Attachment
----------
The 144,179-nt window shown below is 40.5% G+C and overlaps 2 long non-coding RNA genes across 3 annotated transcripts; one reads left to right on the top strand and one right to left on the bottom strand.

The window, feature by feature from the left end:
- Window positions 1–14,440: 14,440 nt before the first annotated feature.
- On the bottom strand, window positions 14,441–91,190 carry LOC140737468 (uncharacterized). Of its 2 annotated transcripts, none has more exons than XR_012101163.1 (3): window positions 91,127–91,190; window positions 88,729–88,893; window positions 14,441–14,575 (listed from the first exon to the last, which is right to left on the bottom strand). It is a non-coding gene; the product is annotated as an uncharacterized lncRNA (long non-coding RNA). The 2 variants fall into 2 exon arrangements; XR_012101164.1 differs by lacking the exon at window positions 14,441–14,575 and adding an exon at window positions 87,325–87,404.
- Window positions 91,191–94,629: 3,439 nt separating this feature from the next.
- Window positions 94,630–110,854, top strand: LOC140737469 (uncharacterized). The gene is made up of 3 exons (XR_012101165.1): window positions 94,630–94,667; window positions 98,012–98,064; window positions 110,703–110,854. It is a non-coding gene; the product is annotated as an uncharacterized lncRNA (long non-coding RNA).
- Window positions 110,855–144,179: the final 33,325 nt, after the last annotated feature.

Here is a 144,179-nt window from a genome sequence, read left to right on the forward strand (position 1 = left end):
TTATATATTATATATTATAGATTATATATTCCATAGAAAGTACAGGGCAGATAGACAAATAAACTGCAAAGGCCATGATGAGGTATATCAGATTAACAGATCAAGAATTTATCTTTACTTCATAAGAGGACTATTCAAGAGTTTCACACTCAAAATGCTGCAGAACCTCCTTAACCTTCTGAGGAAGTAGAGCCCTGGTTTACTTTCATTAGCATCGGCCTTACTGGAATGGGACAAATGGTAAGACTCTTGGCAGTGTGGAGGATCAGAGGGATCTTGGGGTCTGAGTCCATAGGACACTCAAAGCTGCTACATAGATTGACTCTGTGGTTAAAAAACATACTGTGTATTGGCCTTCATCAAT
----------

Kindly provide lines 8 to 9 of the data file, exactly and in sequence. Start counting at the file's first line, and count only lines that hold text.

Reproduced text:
Here is a 144,179-nt window from a genome sequence, read left to right on the forward strand (position 1 = left end):
TTATATATTATATATTATAGATTATATATTCCATAGAAAGTACAGGGCAGATAGACAAATAAACTGCAAAGGCCATGATGAGGTATATCAGATTAACAGATCAAGAATTTATCTTTACTTCATAAGAGGACTATTCAAGAGTTTCACACTCAAAATGCTGCAGAACCTCCTTAACCTTCTGAGGAAGTAGAGCCCTGGTTTACTTTCATTAGCATCGGCCTTACTGGAATGGGACAAATGGTAAGACTCTTGGCAGTGTGGAGGATCAGAGGGATCTTGGGGTCTGAGTCCATAGGACACTCAAAGCTGCTACATAGATTGACTCTGTGGTTAAAAAACATACTGTGTATTGGCCTTCATCAAT